Built on the powerful songwriting of Christopher Owens and the ethereal production of Chet â€œJRâ€ White, Girls recorded Album in a variety of bedrooms and rehearsal studios in their adopted hometown, San Francisco. The resulting 12 tracks are the perfect San Francisco summer record, evoking a narcotic, sunny afternoon in Dolores Park, yet promising the eventual hangover of summerâ€™s departure. Album is a redemptive song-cycle about the various characters and desires that color Christopher Owensâ€™s life. Described by the band as â€œhonest, loose, ethereal, obnoxious and perfect,â€ it is a sincere tribute to the majesty of great pop music and the healing power of rock and roll.
June 28, 2009 by Matthew Hickey · Leave a Comment »
Filed Under Columns, Musical Pairings, News
I’m frequently reminded of just how lucky I am to live in the Bay Area.Â There is an endless supply of excellent restaurants and easy, cheap access to delicious fresh produce at the countless farmer’s markets, grocers, and ethnic shops that fill every neighborhood in the city.Â Likewise, our music scene is full of history, diversity and is teeming with talent.Â Musical Pairings was conceived as a way to connect food with music, the way a sommelier would pair wine with a meal.Â Similarly, the “Local Pairings” portion of eating/SF began as a way to highlight some of eating/SF’s best local discoveries both culinary and musical, and when Christian offered us an opportunity to share these discoveries with the Bay Bridged, we were honored.Â So with this in mind, I’ll offer Musical Pairings for two fantastic Bay Area bands whose music brings to mind simple, clean ingredients reminiscent of low-key country living, Bay Area style: Cousin Chris and Birds & Batteries.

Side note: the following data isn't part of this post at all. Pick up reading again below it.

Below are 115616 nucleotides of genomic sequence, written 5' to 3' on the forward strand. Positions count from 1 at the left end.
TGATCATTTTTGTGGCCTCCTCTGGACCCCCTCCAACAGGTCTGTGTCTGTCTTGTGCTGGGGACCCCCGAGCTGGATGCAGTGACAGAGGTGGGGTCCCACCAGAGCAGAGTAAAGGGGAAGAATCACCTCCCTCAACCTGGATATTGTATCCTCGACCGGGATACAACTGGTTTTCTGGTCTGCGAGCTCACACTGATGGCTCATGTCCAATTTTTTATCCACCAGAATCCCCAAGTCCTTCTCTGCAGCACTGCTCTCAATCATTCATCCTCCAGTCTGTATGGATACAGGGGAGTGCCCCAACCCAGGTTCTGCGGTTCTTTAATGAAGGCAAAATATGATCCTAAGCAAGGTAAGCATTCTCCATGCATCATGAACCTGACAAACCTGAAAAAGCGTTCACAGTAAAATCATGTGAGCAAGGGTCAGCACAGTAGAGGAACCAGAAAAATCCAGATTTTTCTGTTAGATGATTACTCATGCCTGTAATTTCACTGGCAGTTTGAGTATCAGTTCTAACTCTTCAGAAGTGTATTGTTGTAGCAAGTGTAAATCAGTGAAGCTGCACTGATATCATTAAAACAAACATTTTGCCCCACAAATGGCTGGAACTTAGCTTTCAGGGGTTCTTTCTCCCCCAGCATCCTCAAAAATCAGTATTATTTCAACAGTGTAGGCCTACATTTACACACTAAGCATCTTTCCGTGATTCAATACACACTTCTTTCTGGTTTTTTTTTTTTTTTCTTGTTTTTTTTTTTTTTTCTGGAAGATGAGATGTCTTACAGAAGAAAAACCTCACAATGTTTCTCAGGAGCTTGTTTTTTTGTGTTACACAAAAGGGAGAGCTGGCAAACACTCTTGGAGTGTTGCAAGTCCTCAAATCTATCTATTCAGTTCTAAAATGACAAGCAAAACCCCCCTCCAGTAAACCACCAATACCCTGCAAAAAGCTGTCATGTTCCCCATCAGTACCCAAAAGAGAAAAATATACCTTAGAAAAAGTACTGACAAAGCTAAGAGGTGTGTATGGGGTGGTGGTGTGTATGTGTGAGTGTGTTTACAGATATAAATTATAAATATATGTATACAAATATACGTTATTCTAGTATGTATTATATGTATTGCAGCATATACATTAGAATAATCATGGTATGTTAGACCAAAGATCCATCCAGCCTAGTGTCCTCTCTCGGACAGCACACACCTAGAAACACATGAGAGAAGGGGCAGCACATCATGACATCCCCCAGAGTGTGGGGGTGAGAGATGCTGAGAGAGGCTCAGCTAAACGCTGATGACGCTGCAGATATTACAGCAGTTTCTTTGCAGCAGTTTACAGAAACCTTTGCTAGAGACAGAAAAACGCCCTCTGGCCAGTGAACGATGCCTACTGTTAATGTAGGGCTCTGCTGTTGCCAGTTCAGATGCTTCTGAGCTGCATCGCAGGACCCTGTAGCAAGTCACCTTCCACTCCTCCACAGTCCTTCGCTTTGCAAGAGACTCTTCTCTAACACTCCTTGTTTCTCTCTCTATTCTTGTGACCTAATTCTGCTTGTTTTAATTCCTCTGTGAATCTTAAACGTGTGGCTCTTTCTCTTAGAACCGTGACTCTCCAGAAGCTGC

Cousin Chris (paired w/ white beans with chard)
San Francisco’s Cousin Chrisâ€™ stunning debut album, Moon Paper, is simultaneously evocative of Elliott Smith and early Modest Mouse records (or at least a stripped down version of MMâ€™s This Is a Long Drive), both of whom are cited as notable influences for Cousin Chris in addition to bands like Do Make Say Think, Leonard Cohen, and the Black Keys. Similar to the way Elliott Smith recorded many of his albums, Moon Paper is the product of the sole efforts of Chris Schreiber, who sings and plays all instruments on the album.Â We originally paired Moon Paper with Farina in the Mission.Â However, I think this rustic white beans and chard recipe would be an equally appropriate pairing as both the album and the recipe are rustic, warm and earthy.Â And Kasey notes that this recipe “is composed of few ingredients–but the right ingredients” and the same could be easily said of Cousin Chris’ Moon Paper.